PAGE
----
Futture Naational Confeerencess

NO OBCChE 2013 3 Octo ober 1-4

JW M Marriottt Indiana apolis, IIN Please join us for our 40th Annnual Confeerence in Indianaapolis. Indiianapolis iss a city riich with culturaal opportunitties, uniquee dining expperiences and ffunky cultuural districcts waiting to be discoveered. Consiidered the ccrown jeweel of the $450 m million Maarriott Placee, the JW Marriott Indianaapolis Downntown is a landmark aamid the developpment of fivve Marriott hotels connnected to the IIndiana Conv vention Cen nter. Our dow wntown hoteel in Indianaapolis soars above the ciity and boassts one of the llargest Marrriott ballrooms in the world, w offeriing more thhan 103,000 sq ft of m meeting, banqquet, and exhibbit space ass well as tw wo full-service restauran nts. Adjacennt to the connvention cennter, just steeps from Whitte River Staate Park, the Indianapolis Zoo, and many m museuums, its locaation is unpaaralleled. Thee hotel is in thhe heart of world-class w sh hopping and d dining, neaar the State C Capitol, Lucas Oil Stadiuum and Bannkers Life Fielddhouse. Takee a look at visitindy.com v m as you plan n for NOBC CChE’s 40th Annual Connference. Wee will see you tthere!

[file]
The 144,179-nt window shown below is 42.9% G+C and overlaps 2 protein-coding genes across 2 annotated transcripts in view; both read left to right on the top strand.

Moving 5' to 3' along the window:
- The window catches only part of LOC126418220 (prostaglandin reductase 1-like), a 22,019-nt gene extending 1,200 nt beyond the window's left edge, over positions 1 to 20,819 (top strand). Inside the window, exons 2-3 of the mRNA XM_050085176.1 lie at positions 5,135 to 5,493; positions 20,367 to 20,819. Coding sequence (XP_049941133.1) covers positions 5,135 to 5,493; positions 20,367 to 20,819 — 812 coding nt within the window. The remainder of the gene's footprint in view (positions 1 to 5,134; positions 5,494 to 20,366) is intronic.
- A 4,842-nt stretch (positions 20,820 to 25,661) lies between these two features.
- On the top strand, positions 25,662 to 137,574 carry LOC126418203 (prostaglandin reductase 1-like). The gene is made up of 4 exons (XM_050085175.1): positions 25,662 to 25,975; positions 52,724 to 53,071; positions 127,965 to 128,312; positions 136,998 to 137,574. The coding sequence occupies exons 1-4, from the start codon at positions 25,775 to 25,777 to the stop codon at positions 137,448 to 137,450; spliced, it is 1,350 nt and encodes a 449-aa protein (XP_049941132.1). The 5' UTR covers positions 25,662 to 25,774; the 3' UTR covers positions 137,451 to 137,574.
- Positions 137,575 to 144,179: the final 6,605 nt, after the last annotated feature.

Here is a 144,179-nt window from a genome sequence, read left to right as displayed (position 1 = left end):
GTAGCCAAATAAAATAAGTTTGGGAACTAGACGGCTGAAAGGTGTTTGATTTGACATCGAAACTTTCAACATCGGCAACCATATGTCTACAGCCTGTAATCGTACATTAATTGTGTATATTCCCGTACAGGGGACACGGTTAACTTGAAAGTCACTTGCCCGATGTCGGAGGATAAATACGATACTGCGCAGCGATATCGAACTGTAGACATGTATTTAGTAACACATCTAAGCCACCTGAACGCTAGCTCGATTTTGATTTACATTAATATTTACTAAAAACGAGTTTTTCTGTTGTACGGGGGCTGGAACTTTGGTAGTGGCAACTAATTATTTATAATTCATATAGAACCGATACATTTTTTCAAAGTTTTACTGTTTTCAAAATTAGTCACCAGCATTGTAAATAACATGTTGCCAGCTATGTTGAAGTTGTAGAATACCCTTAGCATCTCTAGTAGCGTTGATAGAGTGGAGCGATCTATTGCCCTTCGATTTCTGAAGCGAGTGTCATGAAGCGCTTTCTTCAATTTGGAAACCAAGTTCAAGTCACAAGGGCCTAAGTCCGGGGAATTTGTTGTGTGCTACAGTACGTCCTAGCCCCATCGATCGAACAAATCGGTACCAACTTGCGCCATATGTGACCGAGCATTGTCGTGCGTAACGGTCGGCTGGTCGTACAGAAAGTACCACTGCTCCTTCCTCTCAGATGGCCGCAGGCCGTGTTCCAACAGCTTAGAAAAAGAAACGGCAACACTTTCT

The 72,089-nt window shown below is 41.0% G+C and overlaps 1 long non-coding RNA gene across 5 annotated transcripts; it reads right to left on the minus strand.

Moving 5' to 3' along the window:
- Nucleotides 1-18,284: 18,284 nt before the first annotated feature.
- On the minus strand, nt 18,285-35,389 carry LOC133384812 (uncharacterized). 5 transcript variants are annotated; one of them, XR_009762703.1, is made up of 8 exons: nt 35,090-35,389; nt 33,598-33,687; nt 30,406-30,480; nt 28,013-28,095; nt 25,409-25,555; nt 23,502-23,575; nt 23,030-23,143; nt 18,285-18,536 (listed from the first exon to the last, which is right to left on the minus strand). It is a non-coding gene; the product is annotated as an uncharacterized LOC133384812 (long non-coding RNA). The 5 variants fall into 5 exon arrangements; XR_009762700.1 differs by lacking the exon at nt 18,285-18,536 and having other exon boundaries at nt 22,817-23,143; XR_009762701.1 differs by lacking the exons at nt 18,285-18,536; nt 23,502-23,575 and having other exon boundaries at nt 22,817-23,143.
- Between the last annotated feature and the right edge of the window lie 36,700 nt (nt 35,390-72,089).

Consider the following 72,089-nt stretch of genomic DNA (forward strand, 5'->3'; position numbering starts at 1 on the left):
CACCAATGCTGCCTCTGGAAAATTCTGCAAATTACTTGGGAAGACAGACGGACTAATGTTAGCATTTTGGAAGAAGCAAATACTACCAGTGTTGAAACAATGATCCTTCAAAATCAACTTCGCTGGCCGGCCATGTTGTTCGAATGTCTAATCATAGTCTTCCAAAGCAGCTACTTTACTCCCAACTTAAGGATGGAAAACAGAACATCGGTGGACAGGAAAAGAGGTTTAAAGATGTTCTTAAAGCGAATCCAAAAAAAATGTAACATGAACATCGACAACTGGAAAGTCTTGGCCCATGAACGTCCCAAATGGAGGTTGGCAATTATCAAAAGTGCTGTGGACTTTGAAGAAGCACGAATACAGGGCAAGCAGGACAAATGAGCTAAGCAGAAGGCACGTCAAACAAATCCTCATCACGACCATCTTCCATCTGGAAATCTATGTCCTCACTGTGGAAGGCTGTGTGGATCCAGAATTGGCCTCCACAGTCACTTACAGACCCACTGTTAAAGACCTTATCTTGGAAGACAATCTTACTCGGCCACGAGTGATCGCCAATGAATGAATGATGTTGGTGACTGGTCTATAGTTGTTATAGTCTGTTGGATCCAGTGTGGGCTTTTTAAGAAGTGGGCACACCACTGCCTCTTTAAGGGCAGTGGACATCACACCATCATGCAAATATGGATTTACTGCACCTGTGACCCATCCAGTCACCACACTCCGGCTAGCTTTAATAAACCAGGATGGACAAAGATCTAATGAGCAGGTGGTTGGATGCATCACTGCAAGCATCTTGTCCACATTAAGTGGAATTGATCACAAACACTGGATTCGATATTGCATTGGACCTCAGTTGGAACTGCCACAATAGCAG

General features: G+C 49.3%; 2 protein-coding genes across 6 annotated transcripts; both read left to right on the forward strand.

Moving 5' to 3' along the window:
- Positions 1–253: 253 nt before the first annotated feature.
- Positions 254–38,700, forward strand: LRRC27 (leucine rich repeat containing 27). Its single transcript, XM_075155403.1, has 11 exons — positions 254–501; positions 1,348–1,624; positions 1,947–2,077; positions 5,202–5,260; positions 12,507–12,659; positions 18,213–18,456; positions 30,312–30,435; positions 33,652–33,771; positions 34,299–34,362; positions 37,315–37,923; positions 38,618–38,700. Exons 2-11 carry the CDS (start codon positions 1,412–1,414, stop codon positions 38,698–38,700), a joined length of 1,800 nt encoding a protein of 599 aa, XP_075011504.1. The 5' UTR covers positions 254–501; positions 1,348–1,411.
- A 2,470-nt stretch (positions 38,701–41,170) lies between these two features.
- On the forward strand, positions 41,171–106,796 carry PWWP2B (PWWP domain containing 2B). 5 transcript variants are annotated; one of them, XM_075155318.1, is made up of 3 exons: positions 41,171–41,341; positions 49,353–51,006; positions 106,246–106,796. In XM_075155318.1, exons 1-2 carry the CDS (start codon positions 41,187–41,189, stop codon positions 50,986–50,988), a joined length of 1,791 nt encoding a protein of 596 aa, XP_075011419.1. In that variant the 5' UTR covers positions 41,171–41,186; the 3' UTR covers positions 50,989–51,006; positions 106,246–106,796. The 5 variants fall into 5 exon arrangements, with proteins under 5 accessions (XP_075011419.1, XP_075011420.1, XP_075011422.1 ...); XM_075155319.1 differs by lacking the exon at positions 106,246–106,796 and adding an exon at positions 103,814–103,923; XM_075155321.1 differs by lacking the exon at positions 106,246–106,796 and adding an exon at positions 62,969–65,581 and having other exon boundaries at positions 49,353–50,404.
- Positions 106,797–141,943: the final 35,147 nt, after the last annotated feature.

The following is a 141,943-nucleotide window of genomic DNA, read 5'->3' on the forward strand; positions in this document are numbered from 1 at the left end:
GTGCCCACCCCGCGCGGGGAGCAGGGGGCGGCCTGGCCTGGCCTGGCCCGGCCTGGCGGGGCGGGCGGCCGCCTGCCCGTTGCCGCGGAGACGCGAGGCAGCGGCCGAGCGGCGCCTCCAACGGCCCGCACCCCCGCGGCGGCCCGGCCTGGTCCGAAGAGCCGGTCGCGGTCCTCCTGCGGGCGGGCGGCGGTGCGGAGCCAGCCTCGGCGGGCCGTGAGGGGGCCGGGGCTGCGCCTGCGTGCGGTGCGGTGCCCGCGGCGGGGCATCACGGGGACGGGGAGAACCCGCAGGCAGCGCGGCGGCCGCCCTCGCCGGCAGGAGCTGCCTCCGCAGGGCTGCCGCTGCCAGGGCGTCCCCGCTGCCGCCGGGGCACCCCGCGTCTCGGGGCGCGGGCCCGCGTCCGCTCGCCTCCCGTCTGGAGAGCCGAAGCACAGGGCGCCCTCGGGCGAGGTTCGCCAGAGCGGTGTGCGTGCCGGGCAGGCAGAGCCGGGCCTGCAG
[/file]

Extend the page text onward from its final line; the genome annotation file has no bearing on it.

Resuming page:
NO OBCChE 2014 4 Sep ptemberr 23-26

New Orlea ans Marrriott, Ne ew Orlea ans, LA

NO OBCChE 2015 5 Sep ptemberr 22-25

Renaissan nce Orla ando at Seaworrld, Orla ando, FL L 90


W O R L D W I D E LO C AT I O N S

:

AFRICA

ASIA

EUROPE

L AT I N A M E R I C A

MIDDLE EAST

NORTH AMERICA

The JW Marriott Indianapolis is proud to host NOBCChE’s 40th Annual Conference in 2013.

Take advantage of the state-of-the-art facilities and exceptional service at JW Marriott® Indianapolis, located in the heart of downtown. 1,005 beautifully appointed guest rooms. Over 103,000 square feet of function space. All designed down to the last detail with everything you need for an unforgettable stay. For more information, visit jwmarriottindy.com or call 866.704.6162.